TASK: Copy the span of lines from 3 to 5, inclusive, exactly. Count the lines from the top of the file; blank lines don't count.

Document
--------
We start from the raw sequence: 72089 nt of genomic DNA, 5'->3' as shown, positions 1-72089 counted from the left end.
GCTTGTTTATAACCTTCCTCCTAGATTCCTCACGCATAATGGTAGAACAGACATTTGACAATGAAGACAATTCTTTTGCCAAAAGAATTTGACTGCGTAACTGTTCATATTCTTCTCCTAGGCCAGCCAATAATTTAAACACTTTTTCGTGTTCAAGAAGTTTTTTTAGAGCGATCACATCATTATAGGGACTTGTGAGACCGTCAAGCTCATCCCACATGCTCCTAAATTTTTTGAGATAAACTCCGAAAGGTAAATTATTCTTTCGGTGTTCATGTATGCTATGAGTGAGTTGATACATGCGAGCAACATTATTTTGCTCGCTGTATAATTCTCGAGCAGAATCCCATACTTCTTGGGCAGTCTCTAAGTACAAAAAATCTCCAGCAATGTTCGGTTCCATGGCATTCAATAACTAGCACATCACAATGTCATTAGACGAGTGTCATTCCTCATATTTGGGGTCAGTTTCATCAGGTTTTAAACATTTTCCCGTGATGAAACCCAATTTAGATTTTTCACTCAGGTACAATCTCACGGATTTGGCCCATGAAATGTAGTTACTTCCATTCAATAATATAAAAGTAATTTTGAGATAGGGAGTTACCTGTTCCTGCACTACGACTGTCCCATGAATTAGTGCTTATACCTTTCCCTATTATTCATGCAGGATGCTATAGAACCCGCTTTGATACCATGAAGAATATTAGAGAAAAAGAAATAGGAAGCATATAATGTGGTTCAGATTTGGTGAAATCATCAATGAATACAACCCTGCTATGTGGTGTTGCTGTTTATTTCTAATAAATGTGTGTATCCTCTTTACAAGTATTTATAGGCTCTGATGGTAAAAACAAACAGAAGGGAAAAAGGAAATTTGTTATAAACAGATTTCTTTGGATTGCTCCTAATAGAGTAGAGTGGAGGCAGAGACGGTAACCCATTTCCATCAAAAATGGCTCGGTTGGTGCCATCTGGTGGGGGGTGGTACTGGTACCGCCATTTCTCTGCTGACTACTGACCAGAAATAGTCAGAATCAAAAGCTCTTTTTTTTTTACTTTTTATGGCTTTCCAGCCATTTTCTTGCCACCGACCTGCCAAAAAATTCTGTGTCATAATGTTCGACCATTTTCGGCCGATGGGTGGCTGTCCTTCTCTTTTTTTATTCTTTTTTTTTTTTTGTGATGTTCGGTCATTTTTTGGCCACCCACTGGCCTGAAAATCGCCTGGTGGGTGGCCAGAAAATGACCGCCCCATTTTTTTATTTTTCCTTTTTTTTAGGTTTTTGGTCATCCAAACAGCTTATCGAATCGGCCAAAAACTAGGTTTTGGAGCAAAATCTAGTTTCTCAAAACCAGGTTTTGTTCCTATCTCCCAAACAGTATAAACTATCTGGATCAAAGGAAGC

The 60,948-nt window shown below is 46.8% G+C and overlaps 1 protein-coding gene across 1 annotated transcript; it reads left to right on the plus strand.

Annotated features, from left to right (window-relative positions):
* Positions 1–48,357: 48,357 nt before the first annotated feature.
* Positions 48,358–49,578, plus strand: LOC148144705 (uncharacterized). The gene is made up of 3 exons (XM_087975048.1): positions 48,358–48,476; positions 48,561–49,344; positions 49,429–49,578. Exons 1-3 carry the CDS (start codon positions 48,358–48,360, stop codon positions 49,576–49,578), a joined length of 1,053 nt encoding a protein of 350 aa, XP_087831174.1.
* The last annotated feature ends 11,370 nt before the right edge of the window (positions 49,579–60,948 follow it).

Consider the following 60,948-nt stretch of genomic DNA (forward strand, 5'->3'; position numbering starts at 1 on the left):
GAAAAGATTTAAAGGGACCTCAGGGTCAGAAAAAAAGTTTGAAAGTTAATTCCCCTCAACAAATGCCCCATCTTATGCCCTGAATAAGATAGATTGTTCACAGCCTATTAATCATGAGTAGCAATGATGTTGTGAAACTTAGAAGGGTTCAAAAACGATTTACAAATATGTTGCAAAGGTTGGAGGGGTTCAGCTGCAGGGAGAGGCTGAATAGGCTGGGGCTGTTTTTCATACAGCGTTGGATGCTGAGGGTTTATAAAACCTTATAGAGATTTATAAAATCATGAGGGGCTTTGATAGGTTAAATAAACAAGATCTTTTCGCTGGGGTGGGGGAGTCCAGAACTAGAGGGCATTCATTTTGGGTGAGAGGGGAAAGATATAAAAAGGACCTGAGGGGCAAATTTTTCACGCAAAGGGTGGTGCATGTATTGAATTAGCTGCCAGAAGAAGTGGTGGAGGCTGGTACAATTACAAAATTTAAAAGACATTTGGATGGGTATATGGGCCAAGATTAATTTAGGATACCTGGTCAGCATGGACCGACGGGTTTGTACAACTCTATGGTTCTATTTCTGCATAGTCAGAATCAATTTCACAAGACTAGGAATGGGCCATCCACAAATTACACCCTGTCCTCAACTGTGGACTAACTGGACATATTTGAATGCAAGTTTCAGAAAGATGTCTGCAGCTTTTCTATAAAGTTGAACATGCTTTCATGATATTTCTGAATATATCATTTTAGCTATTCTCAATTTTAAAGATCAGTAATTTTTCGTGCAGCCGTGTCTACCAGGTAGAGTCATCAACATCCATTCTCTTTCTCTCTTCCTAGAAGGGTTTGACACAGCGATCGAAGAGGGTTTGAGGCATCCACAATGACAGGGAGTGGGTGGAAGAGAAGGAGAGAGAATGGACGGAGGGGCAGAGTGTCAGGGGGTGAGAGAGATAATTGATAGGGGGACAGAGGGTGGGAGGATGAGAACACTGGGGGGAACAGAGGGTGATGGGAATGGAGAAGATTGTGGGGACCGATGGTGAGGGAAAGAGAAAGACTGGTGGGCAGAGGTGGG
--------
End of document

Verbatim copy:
The 60,948-nt window shown below is 46.8% G+C and overlaps 1 protein-coding gene across 1 annotated transcript; it reads left to right on the plus strand.

Annotated features, from left to right (window-relative positions):
* Positions 1–48,357: 48,357 nt before the first annotated feature.